Math for America Master Teacher
Patrick Honner has been teaching mathematics in New York City high schools since 2003, covering everything from introductory algebra to multivariable Calculus. For the past ten years, Patrick has taught at Brooklyn Technical High school, one of NYC’s specialized high schools, and one of the largest schools in the country. Patrick currently teaches Geometry, Linear Algebra, and Computational Modeling, and serves as the instructional coach for his 40-person department.
Patrick has been recognized for excellence in teaching mathematics both locally and nationally, including the 2013 Presidential Award for Excellence in Mathematics and Science Teaching. He is a frequent writer, speaker, and presenter on mathematics and teaching. His work appears in the New York Times, he runs workshops for teachers and students, and he presents at local, national, and international conferences.
President of Math for America
Before joining MƒA, Ewing served as Executive Director of the American Mathematical Society for nearly 14 years. With a staff of over 200 employees in four offices and over 32,000 members, the AMS is a major publisher of mathematics research and the largest mathematics research society in the world. Ewing previously was professor of mathematics at Indiana University from 1973-1995, where he also served as Chair of the department for two terms. He has held visiting positions in the mathematics departments of Dartmouth College, the University of Virginia, the Newcastle University, and Göttingen University.
In addition to his research work, Ewing has been active in mathematical exposition, both as writer and editor, winning several national awards. In recent years, he has also written extensively on scholarly and electronic publishing.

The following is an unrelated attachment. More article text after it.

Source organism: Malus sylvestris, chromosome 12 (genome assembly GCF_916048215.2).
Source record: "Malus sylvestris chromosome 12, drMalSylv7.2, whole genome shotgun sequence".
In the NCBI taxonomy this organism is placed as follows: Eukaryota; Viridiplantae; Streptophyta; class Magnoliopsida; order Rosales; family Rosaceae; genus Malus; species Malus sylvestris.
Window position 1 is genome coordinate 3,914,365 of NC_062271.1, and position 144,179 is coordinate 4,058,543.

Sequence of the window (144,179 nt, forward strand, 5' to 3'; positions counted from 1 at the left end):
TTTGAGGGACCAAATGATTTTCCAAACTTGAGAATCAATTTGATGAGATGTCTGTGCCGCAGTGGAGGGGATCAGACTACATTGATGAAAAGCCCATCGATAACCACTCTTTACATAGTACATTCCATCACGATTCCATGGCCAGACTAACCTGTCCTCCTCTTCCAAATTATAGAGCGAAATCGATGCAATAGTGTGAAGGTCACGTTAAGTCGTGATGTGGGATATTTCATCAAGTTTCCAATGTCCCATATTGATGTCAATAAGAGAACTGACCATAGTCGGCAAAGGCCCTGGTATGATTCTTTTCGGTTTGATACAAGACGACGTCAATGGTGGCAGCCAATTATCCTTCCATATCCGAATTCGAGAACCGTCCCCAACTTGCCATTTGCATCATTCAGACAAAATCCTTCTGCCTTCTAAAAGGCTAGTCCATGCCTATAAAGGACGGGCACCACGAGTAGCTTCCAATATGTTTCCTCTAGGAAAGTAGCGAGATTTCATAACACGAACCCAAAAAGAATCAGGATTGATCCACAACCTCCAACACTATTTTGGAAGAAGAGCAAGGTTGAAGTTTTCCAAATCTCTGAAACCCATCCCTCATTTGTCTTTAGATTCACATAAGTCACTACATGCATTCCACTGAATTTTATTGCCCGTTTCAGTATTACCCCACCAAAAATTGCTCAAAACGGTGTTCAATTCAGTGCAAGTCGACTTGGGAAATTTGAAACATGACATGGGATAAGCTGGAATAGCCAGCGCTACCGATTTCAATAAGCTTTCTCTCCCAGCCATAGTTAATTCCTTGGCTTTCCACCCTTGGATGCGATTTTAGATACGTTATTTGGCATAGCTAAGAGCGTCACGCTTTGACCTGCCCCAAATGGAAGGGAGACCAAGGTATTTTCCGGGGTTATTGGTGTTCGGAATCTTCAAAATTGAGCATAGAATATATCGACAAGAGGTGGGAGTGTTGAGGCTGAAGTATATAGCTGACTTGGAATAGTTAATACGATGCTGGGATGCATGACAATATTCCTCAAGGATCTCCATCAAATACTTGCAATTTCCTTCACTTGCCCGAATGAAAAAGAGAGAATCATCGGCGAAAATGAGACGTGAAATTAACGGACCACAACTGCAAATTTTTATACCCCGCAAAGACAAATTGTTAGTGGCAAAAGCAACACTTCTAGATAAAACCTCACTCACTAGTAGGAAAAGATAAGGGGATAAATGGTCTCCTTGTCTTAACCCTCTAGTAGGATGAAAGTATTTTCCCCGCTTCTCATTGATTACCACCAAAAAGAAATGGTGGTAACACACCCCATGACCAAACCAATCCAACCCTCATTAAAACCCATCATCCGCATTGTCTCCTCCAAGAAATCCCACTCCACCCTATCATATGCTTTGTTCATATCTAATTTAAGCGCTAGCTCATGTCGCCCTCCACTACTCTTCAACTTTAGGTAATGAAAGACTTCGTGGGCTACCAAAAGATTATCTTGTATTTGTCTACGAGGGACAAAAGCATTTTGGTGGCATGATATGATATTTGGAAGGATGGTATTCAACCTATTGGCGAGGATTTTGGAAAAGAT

In 1966, Ewing received his B.S. from St. Lawrence University, which also awarded him an honorary degree in 1996, and received his M.S. and Ph.D. from Brown University in 1971.
Executive Director of Math for America New York
Megan Roberts joined MƒA in May of 2015 as the Executive Director of the MƒA NY Program.
Prior to MƒA, Megan worked for the NYC Department of Education as Executive Director for the Office of Innovation. She served in this role for four years, during which time she and her team worked to support the school-based design of innovative whole school models. Building on the understanding that today’s education system requires transformation to prepare students for the 21st Century, her office’s mission was to design and test new learning models and supply schools with know-how and tools that bring promising models to scale.
Before joining the Office of Innovation, Megan served as a NYC Network Leader. In this role she provided instructional and operational support for 25 public middle and high schools across the city. Prior to this, Megan spent several years as the Director of Science for Region 9 schools, where she was responsible for the curriculum, instruction and professional development for 180 schools across Manhattan and the South Bronx.
Megan is a former science teacher, staff developer, school administrator and researcher. She earned her Ed.D. in Science Education at Teachers College, Columbia University in 2009, and also holds an M.A. in Secondary Science Education and a B.S. in Earth Science. In 2000, Megan was awarded a Woodrow Wilson Science Teaching Fellowship at Princeton University. In 2001, she received a Fulbright Memorial Teaching Fellowship in Tokyo, Japan. In that same year, she was also awarded a two-year Science Teacher Research Fellowship at Columbia University. She has published articles and presented nationally and internationally on topics in geosciences, science education, professional development, educational technology and innovation in education.
Megan serves on the advisory board of Columbia University Science Teaching Research Fellowship. She lives in Fort Greene, Brooklyn with her husband and two children.